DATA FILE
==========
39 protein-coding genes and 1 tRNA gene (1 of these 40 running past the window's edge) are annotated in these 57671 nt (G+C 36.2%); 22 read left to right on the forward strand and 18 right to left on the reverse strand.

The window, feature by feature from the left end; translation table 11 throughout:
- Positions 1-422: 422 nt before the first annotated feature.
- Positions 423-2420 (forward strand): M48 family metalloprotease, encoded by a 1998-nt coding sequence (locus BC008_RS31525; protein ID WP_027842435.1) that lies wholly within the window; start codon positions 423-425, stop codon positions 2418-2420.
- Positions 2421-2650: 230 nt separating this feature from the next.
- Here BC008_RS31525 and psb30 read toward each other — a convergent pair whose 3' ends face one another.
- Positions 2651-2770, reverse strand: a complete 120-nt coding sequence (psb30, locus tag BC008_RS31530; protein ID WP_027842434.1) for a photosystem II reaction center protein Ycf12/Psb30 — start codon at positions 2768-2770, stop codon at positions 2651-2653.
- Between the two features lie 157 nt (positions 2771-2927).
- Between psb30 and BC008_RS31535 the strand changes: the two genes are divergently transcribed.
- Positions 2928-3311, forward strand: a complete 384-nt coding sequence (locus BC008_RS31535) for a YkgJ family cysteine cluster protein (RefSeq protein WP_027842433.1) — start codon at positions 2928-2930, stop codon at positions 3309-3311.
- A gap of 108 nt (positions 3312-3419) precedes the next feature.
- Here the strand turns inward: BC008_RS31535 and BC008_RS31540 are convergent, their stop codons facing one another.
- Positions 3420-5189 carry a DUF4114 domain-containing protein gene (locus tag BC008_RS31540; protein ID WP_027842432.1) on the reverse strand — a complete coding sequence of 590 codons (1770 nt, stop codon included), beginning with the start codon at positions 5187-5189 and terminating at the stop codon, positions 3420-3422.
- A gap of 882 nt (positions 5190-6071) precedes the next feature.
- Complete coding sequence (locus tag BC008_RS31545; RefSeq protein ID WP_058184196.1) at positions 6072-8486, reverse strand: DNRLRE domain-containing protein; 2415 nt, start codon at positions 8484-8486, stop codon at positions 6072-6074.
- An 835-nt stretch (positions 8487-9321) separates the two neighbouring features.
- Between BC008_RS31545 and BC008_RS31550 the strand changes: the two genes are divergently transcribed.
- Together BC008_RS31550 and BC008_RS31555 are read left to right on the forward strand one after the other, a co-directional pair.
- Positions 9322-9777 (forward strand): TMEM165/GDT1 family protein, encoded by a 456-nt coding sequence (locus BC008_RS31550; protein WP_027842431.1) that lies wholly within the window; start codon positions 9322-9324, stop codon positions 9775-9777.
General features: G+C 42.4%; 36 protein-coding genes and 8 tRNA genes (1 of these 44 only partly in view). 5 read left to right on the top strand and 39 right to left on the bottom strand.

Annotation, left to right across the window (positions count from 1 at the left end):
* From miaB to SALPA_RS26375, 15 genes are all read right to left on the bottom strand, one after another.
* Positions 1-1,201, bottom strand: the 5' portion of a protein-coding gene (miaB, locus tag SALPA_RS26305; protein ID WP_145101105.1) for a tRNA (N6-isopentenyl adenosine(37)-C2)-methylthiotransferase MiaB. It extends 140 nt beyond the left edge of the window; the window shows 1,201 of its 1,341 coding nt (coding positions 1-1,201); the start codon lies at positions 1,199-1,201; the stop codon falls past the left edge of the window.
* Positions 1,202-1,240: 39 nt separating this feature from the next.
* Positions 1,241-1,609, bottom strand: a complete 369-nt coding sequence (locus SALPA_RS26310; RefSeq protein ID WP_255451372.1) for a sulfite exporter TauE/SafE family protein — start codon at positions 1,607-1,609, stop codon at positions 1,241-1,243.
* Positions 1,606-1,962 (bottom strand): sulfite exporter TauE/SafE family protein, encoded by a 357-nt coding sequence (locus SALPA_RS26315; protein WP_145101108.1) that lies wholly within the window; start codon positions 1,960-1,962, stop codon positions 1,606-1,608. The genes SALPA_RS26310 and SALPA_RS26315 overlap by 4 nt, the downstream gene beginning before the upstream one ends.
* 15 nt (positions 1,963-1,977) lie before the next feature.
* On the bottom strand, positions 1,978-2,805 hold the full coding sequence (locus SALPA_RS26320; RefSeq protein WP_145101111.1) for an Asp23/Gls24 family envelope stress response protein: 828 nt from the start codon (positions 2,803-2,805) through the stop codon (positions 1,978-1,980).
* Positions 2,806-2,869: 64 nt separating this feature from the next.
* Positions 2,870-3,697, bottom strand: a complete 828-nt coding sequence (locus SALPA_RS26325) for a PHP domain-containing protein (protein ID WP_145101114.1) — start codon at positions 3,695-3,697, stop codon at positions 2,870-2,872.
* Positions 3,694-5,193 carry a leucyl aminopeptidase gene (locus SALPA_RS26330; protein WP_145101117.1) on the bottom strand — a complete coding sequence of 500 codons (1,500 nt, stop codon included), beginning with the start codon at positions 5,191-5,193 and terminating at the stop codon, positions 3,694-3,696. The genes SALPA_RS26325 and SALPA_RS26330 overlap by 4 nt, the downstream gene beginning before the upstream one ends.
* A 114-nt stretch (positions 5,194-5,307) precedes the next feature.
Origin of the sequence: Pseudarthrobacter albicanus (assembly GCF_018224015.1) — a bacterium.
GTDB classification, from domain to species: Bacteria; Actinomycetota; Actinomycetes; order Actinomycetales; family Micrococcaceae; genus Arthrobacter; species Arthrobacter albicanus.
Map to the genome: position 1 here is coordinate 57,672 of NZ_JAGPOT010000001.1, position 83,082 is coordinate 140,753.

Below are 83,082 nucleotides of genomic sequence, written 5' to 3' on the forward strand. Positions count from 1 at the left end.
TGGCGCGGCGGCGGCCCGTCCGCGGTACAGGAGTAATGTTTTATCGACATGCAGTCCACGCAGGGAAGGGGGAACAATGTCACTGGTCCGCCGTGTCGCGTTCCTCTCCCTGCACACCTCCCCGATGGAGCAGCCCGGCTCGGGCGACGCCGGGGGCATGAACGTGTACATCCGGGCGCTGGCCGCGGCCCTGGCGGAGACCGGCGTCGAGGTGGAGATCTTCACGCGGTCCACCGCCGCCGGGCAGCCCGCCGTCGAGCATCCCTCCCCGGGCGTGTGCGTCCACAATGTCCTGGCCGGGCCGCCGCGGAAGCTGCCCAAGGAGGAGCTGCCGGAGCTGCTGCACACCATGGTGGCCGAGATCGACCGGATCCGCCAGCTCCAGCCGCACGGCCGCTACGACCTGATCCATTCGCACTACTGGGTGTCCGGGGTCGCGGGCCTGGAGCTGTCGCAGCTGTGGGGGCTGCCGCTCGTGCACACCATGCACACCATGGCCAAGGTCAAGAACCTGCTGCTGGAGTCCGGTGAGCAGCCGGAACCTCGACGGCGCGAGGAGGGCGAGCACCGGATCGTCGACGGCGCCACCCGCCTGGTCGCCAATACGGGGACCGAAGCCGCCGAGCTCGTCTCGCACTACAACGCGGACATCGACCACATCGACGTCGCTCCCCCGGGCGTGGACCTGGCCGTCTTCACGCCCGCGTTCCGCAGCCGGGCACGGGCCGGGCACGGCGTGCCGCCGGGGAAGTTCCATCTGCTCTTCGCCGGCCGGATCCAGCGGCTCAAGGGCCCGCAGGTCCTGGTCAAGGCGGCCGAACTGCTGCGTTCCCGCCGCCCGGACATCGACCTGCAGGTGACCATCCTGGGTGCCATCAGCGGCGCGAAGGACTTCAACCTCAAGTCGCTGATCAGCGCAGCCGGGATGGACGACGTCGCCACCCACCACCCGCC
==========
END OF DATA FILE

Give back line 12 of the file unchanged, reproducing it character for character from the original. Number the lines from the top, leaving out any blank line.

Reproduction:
- Here the strand turns inward: BC008_RS31535 and BC008_RS31540 are convergent, their stop codons facing one another.